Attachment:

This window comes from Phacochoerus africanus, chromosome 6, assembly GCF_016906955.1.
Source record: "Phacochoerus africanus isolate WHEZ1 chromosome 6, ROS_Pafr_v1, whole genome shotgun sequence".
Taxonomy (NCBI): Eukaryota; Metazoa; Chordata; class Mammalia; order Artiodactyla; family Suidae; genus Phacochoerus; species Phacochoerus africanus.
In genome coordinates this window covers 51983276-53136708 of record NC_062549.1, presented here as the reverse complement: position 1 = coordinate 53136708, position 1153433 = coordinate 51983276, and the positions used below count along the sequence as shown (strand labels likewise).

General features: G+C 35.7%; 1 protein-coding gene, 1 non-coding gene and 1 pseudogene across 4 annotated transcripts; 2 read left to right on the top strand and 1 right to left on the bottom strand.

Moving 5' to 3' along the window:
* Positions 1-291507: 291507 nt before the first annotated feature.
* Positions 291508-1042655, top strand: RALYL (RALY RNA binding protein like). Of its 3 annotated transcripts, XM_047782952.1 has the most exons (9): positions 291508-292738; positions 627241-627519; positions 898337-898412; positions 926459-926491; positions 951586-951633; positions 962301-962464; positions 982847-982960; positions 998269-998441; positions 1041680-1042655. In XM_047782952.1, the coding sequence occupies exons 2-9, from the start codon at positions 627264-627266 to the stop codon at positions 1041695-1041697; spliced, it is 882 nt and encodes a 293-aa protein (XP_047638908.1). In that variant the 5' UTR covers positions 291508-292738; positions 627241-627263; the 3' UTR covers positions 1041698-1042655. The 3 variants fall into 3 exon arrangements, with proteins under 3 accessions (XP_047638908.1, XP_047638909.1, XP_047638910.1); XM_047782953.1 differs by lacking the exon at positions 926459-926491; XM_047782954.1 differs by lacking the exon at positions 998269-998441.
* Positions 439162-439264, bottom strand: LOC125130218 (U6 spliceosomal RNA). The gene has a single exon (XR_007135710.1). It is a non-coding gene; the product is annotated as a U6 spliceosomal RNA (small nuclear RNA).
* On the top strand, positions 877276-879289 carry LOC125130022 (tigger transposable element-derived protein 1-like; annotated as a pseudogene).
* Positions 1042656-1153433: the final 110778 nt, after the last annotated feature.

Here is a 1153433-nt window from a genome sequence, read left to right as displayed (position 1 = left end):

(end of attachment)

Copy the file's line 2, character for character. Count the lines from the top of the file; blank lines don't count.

Source record: "Phacochoerus africanus isolate WHEZ1 chromosome 6, ROS_Pafr_v1, whole genome shotgun sequence".